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Patient Informaation

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Consent for Composite or Porcelain Veneers

Composite veneer
Porcelain veneer

Veneers are thin layers of porcelain or composite resin that are placed on the front surfaces of teeth in order to change the appearance of your smile. Teeth that are discolored. chipped, rotated, or spaced can be transformed with veneers. Porcelain veneers are fabricated at a laboratory by expert ceramists from an impression of the prepared teeth. Composite veneers are placed directly on the teeth in your dentist's once. Porcelain veneers tend to resist staining more readily than composite veneers.

The procedure for placing Porcelain Veneers involves a series of appointments in which your input is essential in producing a desirable outcome. First your dentist will perform a consultation discussing costs. esthetic desires, and treatment sequence. At this initial visit impressions may be taken in order to fabricate a model with the veneers in wax to better discuss esthetic goals and to show you what your new smile will look like. the tooth structure and gums Should be in Stable condition prior to placement of veneers. Defective fillings should be replaced, gums contoured and should be free of periodontal disease before proceeding. The next step is to remove a small amount of enamel from the fronts of the teeth to have adequate space for the veneers so they will not appear bulky or over contoured. The teeth will be temporized if needed at this appointment. The Veneers will be cemented into place on the third visit. A fourth appointment of short duration is needed for final finishing and polishing of your veneers.

The goal of composite veneers is the same as porcelain veneers but the materials, techniques, and timeline are a bit different. These usually take two appointments. During the first appointment, the teeth are prepared, and tooth colored filling material is placed on the front of the teeth and shaped to the desired form. The material is finished and polished to a life-like shine. A second polishing appointment may be necessary.

Potential Risks and Complications:

  1. In preparing the teeth for the reception of cosmetic veneers. either made of porcelain or composite resin, it may be necessary to reduce or roughen the surface of the tooth to which the veneer(s) may be bonded. This preparation will be done as conservatively as possible. but once this is done, the patient is committed to veneers or crowns for the duration of life. If the veneer covering breaks or comes off. the uncovered tooth may become susceptible to decay if the veneer is not replaced in a timely manner.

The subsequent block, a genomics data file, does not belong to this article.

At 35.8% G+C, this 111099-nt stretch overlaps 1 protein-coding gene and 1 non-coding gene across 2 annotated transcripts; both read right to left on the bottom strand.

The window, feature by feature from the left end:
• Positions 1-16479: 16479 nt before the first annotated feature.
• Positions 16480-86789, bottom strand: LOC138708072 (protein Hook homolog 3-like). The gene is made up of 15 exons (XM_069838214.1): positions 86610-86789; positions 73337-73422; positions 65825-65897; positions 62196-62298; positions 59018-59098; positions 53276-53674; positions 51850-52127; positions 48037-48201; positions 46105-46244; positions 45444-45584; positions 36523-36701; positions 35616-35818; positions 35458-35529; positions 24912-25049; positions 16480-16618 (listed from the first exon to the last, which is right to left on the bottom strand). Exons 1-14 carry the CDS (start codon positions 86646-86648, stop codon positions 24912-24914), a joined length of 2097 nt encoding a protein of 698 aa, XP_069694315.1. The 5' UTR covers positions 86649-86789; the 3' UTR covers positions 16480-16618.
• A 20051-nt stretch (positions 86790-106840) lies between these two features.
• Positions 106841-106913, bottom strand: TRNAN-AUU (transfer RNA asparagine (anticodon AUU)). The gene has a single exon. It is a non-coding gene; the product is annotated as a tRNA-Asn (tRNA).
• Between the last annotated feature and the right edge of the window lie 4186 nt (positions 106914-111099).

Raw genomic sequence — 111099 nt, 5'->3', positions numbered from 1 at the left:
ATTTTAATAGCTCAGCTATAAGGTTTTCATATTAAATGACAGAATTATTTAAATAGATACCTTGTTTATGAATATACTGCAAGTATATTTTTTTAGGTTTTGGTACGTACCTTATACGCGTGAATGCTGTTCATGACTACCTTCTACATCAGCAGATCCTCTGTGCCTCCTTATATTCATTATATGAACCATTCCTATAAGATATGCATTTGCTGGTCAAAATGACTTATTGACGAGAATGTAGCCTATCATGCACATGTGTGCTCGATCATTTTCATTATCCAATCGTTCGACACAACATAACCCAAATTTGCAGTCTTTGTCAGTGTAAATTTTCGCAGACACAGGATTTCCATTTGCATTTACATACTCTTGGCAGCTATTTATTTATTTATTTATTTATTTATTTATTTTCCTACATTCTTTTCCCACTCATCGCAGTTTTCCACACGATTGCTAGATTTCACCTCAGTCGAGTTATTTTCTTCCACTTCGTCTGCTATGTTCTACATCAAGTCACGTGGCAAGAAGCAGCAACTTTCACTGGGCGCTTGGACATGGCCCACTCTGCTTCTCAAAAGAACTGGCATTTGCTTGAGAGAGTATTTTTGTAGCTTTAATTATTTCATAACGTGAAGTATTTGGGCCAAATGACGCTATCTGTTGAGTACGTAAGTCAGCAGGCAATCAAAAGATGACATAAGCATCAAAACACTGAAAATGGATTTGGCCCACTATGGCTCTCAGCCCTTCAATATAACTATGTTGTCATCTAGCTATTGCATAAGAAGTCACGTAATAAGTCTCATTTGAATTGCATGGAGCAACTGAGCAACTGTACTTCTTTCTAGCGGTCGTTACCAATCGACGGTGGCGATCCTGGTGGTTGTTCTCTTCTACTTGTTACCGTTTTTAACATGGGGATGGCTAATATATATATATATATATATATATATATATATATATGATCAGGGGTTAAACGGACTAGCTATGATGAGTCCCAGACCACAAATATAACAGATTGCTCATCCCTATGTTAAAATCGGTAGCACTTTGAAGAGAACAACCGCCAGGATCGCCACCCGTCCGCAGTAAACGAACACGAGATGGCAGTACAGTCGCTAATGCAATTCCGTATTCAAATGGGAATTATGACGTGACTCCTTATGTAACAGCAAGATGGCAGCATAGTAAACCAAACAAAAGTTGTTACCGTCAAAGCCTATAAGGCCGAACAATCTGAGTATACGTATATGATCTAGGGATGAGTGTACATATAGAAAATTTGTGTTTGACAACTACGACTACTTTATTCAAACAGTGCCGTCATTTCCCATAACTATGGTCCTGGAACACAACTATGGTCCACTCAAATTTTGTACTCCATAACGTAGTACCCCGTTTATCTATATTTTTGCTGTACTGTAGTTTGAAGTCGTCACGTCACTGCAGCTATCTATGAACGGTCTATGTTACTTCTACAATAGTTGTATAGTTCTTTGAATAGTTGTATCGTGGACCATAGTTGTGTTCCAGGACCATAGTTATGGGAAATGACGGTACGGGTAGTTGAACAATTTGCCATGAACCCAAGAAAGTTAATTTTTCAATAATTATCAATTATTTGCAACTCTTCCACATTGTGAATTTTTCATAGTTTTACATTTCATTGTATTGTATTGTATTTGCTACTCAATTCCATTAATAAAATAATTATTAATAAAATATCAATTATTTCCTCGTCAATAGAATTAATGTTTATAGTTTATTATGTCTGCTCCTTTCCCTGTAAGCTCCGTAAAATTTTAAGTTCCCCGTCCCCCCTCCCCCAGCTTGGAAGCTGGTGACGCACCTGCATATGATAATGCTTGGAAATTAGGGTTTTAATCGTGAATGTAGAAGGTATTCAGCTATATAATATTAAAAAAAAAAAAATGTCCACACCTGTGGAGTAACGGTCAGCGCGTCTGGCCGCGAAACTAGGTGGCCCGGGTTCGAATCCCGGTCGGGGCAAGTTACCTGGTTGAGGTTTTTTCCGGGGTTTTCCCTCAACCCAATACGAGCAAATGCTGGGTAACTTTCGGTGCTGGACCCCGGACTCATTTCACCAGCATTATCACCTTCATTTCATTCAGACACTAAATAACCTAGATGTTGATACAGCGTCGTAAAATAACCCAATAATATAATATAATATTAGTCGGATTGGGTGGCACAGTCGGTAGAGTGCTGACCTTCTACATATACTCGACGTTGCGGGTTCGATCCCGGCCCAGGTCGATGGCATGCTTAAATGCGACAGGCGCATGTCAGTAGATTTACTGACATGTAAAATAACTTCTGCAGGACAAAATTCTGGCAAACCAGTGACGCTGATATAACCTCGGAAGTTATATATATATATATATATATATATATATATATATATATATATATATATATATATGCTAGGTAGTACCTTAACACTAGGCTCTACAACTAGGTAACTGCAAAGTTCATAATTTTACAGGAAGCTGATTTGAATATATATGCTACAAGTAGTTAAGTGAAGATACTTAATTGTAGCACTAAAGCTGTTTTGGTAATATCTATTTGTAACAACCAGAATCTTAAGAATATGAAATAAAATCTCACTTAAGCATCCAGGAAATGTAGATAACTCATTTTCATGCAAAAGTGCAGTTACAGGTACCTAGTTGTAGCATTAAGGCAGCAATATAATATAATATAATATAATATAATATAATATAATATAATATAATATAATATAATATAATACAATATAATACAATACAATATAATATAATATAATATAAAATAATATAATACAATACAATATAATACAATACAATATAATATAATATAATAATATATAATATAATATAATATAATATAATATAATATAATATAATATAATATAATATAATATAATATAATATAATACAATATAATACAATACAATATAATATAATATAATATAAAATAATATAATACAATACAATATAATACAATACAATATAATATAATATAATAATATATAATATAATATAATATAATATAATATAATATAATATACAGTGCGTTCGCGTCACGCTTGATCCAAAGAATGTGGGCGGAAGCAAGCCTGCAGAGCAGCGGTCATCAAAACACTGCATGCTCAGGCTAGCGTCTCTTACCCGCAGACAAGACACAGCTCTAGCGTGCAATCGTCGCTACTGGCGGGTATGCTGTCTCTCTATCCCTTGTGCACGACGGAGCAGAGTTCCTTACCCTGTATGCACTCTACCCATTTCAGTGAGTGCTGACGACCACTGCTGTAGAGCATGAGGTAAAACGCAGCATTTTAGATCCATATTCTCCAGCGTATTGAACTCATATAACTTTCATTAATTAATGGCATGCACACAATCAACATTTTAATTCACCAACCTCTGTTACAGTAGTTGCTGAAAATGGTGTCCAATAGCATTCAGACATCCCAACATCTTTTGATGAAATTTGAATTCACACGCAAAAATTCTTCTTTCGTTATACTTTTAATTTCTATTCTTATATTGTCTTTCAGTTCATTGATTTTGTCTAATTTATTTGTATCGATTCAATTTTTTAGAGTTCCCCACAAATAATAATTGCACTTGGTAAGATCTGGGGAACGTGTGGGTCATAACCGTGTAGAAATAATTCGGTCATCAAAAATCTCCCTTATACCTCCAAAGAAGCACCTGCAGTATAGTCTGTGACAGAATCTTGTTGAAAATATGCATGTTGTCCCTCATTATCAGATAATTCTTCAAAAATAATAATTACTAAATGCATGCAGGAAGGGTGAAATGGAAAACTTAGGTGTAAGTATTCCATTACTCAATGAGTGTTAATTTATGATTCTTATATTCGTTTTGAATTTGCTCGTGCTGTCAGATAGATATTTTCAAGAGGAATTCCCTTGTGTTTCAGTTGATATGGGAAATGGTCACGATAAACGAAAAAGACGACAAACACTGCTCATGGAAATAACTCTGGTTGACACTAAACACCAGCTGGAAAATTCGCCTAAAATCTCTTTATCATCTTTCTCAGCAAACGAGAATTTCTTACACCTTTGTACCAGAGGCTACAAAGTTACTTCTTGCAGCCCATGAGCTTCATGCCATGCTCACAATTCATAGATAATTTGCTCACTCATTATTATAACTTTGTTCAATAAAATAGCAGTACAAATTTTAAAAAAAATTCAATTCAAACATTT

2. Sensitivity of teeth: Through the process of modifying teeth to accept veneers, there is the possibility of the development of tooth sensitivity which may last for days or months following tooth preparation. In most cases. this sensitivity will alleviate over time but in rare instances is permanent.

  3. Chipping, breaking or loosening of the veneer may occur any time following placement. Many factors may contribute to this happening such as: chewing of excessively hard materials; changes in occlusal (biting) forces; traumatic blows to the mouth; failure of the bond between the veneer and tooth: and Other such conditions over which the dentist has no control, once the patient has confirmed the Shade of the cosmetic and has had it installed, they are unable to change 'it without a full payment for a new installation.
    Chips, breaks ,or any damage that may occur .After the procedure is done is not covered under the initial cost. Payment will be required-

  4. Alteration in speech: Since the veneers may be wider and/or longer than the natural teeth they are covering, a difference in speech may be evident. Many times the patient will adapt to the change and speech returns to normal very shortly after placement. The veneers may need to be adjusted in order to alleviate problems with speech.

  5. Sensitive or allergic reactions to anesthetics or materials used in the procedure.

  6. Esthetics/Appearance: Every attempt possible will be made to match and coordinate both the form and shade of veneers, which will be placed to be cosmetically pleasing to the patient. However, there are some differences, which may exist between that which is natural and that which is artificial making it impossible to have the shade and/or form perfectly match your natural dentition. Once veneers are bonded to place on the teeth, should the patient desire any changes later a fee may be assessed to cover any extensive adjustments or remakes.

  7. Longevity: It is impossible to place any specific time criteria on the length of time that veneers should last. Once the tooth structure is prepared for veneer placement, the patient is committed to veneers for life. Should the veneers become damaged, leaky, or stained, they will need to be replaced.

  8. Veneers are susceptible to staining just like natural teeth. Composite resin veneers tend to stain more readily than porcelain. The veneers may need to be replaced if excessive staining, marginal leakage, or chipping occurs. Every attempt to avoid stain inducing foods and drinks should be avoided.

  9. An acrylic lab fabricated night guard may be indicated to help protect your veneers from damage due to night time clenching and grinding.

I certify that I have read the above and fully understand this consent for treatment. I understand that a perfect result cannot be guaranteed. J am aware of the fee(s) associated with this treatment and am responsible for any and all payments not covered by my insurance.

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